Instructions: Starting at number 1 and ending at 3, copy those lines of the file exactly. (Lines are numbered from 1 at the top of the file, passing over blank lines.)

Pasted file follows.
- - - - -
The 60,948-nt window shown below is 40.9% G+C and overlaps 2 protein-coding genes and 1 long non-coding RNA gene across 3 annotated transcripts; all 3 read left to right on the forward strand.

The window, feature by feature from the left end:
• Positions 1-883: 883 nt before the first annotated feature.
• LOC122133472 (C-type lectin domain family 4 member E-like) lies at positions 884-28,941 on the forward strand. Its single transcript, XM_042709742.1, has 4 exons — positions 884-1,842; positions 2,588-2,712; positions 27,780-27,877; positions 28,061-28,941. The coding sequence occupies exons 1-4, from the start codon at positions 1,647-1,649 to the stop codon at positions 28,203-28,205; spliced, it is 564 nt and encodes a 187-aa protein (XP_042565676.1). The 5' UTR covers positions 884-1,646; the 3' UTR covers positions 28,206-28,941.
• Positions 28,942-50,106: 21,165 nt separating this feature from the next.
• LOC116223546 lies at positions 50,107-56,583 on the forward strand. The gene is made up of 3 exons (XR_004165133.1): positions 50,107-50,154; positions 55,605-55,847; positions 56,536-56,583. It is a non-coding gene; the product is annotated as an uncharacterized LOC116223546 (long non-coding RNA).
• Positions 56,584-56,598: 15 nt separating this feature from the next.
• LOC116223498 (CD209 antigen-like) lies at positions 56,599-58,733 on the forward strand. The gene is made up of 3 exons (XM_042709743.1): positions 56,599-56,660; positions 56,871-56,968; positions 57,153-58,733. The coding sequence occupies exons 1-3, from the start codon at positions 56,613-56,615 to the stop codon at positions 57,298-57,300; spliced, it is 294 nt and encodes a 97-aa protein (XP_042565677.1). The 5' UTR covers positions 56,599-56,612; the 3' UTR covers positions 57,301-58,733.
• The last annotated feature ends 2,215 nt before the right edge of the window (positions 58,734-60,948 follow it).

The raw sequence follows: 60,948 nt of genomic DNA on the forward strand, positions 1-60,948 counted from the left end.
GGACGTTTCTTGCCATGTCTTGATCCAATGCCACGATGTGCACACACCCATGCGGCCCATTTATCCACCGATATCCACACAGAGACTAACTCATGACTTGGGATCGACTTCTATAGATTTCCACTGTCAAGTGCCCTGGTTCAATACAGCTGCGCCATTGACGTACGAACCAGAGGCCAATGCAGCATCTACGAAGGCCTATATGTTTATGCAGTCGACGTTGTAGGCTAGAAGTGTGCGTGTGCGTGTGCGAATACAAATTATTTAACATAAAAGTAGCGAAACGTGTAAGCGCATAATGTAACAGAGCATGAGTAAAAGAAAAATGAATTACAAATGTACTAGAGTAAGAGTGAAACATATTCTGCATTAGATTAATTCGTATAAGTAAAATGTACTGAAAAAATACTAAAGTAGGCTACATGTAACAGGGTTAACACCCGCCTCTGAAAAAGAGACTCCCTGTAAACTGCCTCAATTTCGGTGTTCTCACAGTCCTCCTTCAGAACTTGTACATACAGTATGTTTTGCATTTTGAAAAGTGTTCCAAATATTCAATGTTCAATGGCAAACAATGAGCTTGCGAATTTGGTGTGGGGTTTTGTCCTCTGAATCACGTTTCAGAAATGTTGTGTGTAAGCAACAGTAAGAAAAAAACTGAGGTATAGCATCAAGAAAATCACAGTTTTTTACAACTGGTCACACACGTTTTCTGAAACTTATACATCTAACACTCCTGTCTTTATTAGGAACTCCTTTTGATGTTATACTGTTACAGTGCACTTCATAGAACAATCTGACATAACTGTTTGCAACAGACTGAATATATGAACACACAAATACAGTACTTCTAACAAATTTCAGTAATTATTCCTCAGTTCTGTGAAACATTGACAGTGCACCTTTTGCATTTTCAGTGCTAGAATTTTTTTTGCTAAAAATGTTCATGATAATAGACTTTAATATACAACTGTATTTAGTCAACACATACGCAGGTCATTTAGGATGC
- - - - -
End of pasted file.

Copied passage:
The 60,948-nt window shown below is 40.9% G+C and overlaps 2 protein-coding genes and 1 long non-coding RNA gene across 3 annotated transcripts; all 3 read left to right on the forward strand.

The window, feature by feature from the left end:
• Positions 1-883: 883 nt before the first annotated feature.